You and I may hate it, but the fans love it. They'll continue to snap up anything that promises to make the characters they loved when they were twelve acceptable for consumption at thirty. (And let's hope it also has Wide-Ranging Consequences for the Marvel/DC [strike one] Universe! Good lord, we can't miss THAT!) And they may bitch and moan when the story turns out to be dull and unsatisfying, when the Real Writer turns out to be just another fanboy with a couple of paperback thrillers under his belt, when in the rush to gawky adolescent "maturity" the very elements that made these comics so beloved has been lost... but they'll buy the next one. And the next. And DC and Marvel will keep publishing this crap, because they've whittled their readership down to just the hardcore fanboys, and now they have no choice but to squeeze as much money out of that small pool of readers as can possibly be squeezed.

Anyway, in case you were wondering, that's why superhero comics are no damn fun anymore.

Comment from: William_G posted at December 17, 2004 2:03 PM

So..um...yeah... Shaenon beat me to everything I was going to say.

But the solution is also the problem: Those hardcore fanboys. The hero publishers know that no matter what they do, the hardcores will continue to buy the books, no matter how crappy they have been/ is/ will become.

The simple solution: Convince the hardcores to stop buying lousy books, and they'll stop making them. One way or another.

Comment from: Prodigal posted at December 17, 2004 2:22 PM

Note added by Eric: this particular comment actually does have Spoilers for Identity Crisis in it, so you might want to scroll down if you actually intend to read the thing sometime.

Have you read "The Life Of Reilley," Shaenon? It's a 35-part exploration of the Clone Saga, and how it turned into such a gawdawful mess. It also explains why they brought Norman Osborn back despite the protestations of damn near everybody below the level of Editor-In-Chief. But I digress...

I was dubious about "Sins Past" at first, because it looked like it might turn into another clone fiasco, but I gave JMS the benefit of the doubt, and decided to stick with the story until it ended before deciding to drop the book - which I definitely would have done if the kids turned out to be clones. This storyline was a case of me starting out not being terribly well-disposed toward it, to really enjoying it and hating the fact that I had to wait 4 weeks to see what would happen next.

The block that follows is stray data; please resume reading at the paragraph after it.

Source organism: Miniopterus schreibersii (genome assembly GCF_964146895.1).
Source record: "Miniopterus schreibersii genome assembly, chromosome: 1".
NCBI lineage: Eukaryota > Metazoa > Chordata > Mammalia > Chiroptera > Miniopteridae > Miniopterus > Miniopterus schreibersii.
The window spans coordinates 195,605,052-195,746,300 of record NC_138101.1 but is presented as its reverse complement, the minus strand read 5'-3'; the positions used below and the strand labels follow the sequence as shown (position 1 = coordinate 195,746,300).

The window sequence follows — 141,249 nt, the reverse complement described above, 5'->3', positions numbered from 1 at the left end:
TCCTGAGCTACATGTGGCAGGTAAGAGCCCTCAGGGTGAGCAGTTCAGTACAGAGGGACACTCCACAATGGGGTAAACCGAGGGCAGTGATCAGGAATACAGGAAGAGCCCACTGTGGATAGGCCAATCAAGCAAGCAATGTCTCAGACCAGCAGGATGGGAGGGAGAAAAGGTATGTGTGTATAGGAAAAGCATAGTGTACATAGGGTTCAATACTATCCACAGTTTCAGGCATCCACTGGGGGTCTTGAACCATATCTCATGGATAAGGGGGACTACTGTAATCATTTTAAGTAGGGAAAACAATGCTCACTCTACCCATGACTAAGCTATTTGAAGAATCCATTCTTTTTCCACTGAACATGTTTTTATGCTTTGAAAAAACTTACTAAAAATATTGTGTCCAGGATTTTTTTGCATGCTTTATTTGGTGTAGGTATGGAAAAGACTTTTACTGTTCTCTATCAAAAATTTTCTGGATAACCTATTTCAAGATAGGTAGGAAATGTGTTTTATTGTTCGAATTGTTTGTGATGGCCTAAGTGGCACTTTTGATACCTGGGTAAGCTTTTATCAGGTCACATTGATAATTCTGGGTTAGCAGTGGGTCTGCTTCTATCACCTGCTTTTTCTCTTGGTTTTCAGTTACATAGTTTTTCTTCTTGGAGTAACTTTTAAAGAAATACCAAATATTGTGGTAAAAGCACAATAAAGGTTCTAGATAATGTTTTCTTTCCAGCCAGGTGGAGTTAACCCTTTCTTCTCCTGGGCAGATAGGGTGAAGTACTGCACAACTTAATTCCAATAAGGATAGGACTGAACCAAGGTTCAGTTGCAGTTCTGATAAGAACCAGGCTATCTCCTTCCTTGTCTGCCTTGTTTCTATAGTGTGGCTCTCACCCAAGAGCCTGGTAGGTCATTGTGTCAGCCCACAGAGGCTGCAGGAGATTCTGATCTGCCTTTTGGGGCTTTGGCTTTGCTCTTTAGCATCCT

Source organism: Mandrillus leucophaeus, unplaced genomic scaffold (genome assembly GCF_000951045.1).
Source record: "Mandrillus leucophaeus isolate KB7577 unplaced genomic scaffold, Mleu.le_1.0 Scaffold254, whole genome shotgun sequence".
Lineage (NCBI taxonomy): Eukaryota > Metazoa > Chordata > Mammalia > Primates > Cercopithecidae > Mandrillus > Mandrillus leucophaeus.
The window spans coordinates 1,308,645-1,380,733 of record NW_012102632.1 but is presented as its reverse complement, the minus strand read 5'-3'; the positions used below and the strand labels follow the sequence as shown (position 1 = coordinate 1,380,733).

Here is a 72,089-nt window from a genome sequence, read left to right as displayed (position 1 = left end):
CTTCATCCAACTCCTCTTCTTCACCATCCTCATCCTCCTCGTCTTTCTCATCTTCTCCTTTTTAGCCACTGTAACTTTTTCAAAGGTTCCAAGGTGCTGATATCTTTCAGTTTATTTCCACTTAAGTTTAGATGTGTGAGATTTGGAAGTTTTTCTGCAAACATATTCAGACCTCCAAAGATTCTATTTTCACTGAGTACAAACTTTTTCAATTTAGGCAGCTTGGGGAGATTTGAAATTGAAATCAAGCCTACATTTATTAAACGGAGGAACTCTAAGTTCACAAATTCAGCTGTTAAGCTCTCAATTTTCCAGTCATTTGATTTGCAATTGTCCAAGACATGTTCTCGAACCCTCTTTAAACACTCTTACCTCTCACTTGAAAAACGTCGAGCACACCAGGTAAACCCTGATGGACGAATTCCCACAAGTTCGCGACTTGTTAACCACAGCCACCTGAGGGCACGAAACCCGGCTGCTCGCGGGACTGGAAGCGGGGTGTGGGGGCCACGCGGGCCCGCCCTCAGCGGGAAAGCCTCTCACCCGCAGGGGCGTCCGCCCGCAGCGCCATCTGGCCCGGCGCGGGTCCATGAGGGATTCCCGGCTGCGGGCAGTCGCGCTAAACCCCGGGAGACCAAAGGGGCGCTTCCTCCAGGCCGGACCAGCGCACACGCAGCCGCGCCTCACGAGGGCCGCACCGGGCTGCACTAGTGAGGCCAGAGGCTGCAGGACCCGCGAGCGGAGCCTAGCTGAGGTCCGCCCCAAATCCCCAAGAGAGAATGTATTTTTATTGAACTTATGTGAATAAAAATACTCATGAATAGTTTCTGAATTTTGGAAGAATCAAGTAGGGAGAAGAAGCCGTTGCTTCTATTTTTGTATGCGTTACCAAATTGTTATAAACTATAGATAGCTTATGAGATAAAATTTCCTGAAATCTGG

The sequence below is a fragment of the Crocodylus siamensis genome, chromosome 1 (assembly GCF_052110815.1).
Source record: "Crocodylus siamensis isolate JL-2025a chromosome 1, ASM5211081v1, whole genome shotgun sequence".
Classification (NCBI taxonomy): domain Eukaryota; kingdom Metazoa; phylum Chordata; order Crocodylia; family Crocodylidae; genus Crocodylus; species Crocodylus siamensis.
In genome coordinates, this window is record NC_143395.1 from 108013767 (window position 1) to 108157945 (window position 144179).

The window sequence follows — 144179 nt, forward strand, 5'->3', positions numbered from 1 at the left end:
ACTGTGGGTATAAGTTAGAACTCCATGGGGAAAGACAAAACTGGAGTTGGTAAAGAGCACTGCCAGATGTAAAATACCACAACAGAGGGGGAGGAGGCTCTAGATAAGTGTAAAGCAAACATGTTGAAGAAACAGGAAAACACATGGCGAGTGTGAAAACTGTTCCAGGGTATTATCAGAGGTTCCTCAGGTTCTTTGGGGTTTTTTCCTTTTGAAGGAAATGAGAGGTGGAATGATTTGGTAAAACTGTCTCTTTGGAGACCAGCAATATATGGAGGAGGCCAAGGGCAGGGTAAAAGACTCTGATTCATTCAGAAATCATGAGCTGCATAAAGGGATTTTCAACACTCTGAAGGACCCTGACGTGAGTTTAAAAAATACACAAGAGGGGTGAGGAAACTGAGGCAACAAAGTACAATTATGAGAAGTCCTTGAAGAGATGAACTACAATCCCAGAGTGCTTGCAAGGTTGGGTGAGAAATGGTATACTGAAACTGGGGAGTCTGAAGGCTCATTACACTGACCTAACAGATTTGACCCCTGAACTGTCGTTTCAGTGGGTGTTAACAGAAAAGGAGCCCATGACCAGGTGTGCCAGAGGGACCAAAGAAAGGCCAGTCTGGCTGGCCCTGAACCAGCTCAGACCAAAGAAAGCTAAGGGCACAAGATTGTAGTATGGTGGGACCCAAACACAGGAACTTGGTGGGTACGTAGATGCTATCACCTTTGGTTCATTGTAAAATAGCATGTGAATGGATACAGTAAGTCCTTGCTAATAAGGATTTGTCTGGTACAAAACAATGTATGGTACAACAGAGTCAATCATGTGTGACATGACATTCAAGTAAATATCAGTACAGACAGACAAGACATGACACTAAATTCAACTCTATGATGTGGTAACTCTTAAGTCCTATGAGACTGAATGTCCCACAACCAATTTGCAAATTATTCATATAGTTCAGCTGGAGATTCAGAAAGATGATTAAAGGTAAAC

Identity Crisis, OTOH... Oi. I remember talking to a friend somewhere around halfway through, and saying "Believing that Dr. Light was stopped before he could actually rape Sue Dibny is the only thing that enables me to still like this book." When Meltzer started dropping hints that it could be Boomarang who was the killer, I found the idea intriguing enough to give me something other than just a car-wreck fascination. I'm a sucker for redemption stories, even if it's the qualified redemption of an utter shmo becoming an effective force for evil. But instead, we get Jean Loring psychotic, Ray Palmer tragically gone (and anybody who thinks his departure from the DCU is a tragedy should watch the JLU episodes centering on him,) and a deep and bitter disappointment at how much potential was wasted.

I'm glad that I decided to wait for the trade to buy the series, because now I don't have to spend any money on it.

Comment from: Joshua posted at December 17, 2004 2:52 PM

Fortunately, Qwantz has given me the analytical tools I need to deal with the current DCU (pretty much everything past Crisis, I suppose):

It's non-canon! Because I say so!

Thank you, T. Rex!

Comment from: Eric Burns posted at December 17, 2004 2:56 PM

William G. -- the thing is, each year, a few more hardcore hit the point I did and leave. I mean, at this point my money barely tracks in their coffers.

The problem is... they don't have a feeder system for new people coming in the other side. So, each year, they're going to have to play to a smaller and smaller base of readers, and charge more and more for the comics.

(The fact that they're going back to the megacrossover well and the cynical, speculative "collect them all" multiple covers well bodes ill for even the short term.)

Shaenon -- you're right, of course. The embarrassment of the fanboys who are growing up is the key to the whole thing. And yet, when they talk about the comics they adore, they refer back to the old school comics they grew up with, which were targeted to kids.